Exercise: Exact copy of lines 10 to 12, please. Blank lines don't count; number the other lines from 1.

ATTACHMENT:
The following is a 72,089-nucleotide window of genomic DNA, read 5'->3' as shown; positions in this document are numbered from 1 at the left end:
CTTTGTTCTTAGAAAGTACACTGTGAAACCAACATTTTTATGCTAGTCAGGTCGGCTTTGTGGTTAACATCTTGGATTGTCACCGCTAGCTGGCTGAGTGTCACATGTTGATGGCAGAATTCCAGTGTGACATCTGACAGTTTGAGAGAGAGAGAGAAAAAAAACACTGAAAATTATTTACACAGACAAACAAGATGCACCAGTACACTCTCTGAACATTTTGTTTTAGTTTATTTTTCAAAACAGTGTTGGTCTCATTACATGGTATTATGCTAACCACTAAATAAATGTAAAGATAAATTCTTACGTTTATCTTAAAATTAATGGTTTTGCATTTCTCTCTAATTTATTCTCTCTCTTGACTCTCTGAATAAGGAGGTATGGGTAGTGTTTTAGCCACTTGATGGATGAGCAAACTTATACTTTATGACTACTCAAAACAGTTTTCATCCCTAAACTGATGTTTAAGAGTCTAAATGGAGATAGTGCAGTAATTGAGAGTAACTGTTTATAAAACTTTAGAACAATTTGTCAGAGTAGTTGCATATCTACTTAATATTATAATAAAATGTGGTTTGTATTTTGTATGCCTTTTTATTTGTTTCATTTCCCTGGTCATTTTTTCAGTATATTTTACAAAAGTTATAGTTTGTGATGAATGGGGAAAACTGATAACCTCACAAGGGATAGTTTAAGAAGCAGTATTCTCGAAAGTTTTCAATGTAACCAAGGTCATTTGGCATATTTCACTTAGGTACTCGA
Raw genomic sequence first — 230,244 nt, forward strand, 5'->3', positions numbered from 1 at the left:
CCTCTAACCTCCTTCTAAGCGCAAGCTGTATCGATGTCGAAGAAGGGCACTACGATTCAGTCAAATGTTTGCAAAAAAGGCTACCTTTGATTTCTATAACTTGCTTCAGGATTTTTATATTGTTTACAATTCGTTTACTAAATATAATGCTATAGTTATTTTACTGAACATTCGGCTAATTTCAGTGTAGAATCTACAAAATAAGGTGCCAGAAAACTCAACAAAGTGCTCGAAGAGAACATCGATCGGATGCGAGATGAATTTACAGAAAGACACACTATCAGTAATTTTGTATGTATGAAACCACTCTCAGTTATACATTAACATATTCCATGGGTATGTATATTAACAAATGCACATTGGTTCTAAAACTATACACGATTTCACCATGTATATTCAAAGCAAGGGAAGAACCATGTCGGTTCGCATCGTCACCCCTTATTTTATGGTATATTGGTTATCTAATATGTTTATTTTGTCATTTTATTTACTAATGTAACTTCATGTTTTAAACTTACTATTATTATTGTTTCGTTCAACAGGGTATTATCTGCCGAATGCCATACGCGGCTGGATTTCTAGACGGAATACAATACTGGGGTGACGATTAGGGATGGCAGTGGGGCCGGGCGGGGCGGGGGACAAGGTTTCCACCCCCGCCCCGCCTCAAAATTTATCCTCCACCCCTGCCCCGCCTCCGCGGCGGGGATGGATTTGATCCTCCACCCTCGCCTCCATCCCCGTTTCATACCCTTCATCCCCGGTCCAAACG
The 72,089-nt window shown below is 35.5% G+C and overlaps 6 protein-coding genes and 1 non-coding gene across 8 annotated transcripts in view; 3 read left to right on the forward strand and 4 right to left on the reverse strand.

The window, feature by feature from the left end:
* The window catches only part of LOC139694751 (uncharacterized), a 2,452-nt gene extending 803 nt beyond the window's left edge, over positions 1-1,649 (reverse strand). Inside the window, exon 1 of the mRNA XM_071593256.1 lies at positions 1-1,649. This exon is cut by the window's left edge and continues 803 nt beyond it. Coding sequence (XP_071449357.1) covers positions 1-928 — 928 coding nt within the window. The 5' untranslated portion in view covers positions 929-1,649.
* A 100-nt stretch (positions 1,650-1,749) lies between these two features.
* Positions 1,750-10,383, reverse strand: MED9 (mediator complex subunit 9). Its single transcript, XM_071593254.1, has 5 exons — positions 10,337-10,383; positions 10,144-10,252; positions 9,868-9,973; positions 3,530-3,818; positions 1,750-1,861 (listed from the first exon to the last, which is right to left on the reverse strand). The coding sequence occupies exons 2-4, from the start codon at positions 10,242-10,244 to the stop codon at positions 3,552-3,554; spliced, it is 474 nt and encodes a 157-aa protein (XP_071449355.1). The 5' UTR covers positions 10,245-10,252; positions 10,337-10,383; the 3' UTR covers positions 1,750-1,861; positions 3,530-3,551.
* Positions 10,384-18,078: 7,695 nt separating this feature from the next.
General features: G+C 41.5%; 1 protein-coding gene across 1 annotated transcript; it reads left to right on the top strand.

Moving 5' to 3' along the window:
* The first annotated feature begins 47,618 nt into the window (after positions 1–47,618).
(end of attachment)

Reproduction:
* Positions 10,384-18,078: 7,695 nt separating this feature from the next.
General features: G+C 41.5%; 1 protein-coding gene across 1 annotated transcript; it reads left to right on the top strand.

Moving 5' to 3' along the window: